Another tool that can come in handy is LinkedIn Groups. These are professional groups that share a common interest and discuss topics of interest. By becoming a member of a group, you can tap into discussions and determine if there is an opportunity to engage in a conversation and connect with a potential prospect.

Social selling

If your target audience is engaged in social media, figure out which platforms they like to use. Check out the usual suspects like Facebook, LinkedIn, Twitter, Instagram, etc.

>> Have a system in place that helps you manage your time and productivity. Determine if there is sufficient relevant conversations taking place to warrant your time.

Come up with a strategy and be very focused on what you want to accomplish. In my business Twitter and LinkedIn are the two platforms that add significant value. Whatever social media platforms you choose, give it some time before adding another platform. I initially used LinkedIn for many years but then early in 2016 expanded to Twitter. Now I’m spending most of my time on Twitter.

CRM system

After I find business contacts from LinkedIn and Twitter, I head over to my CRM to save it in a segment that best represents the contact. If I need to follow up or send an introduction email, I put that in the follow up calendar of activities and don’t need to worry about forgetting about it.

Product videos

In B2B sales of complex products often the best way to start a conversation is through sharing information that can be valuable to your prospect. In industrial automation one of those value points is sharing short videos. This technique has proven itself valuable over and over again. It’s such a great tool that I have curated a large number of videos for sales calls and email campaigns.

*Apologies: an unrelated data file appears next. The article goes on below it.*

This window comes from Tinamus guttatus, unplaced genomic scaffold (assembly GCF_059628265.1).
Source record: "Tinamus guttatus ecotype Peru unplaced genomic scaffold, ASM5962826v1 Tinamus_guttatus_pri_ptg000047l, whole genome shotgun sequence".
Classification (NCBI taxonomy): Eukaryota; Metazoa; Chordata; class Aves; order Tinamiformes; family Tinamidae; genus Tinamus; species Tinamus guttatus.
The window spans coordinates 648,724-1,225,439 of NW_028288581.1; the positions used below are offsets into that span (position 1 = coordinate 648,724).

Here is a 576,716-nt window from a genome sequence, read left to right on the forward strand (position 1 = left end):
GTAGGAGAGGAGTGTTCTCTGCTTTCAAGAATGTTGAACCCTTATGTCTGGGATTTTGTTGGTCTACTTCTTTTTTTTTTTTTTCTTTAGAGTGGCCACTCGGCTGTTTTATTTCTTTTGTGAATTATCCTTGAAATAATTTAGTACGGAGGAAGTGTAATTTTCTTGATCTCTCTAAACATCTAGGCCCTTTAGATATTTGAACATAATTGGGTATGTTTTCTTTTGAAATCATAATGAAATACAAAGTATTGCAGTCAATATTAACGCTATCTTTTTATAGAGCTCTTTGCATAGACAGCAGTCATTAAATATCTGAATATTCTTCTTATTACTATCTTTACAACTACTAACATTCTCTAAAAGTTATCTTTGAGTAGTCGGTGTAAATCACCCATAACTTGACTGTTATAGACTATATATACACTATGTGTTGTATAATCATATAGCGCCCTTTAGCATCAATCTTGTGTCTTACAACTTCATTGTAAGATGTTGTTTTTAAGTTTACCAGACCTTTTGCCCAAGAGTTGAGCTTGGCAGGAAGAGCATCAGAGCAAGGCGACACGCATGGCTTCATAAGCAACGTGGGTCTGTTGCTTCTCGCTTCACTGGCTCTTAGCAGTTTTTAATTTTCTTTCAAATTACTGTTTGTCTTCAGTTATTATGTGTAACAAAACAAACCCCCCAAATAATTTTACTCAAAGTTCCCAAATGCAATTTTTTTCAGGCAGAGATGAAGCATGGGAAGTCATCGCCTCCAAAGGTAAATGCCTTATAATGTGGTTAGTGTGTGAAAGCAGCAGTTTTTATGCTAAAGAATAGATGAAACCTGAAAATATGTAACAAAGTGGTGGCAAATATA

Digital sales assets

Sales assets are a key part of my prospecting. Things like brochures, application notes, videos, pictures, etc. Basically anything about your product or service that can communicate your value proposition can be a sales asset.  You may say that’s the job of the marketing group but in many organization there’s still a gap between marketing and sales which means the salesperson may end up having to do most of the work.

Time is your most precious asset

The 80/20 rule plays a big part of my sales activities so I try to focus on those 20% of activities that product 80% of results. It wasn’t always that way, in fact I used to spend a lot of time chasing things that produced little results.

>> There are only so many productive hours a day- make the best use of every hour.

Prioritize your activities and do the tasks with the highest value first.

>> Selling is 99% perspiration and 1% inspiration.


Using the approach I described above helped me cut prospecting time by about 50% and helped achieve a 40-50% increase in quality of leads. Having said that your sales results depend on a number of parameters including your marketing, sales processes, and workflows.

Next Steps

If you’d like to learn more about B2B sales and marketing, you can reach me through the contact us page here.


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Nick Rakhshani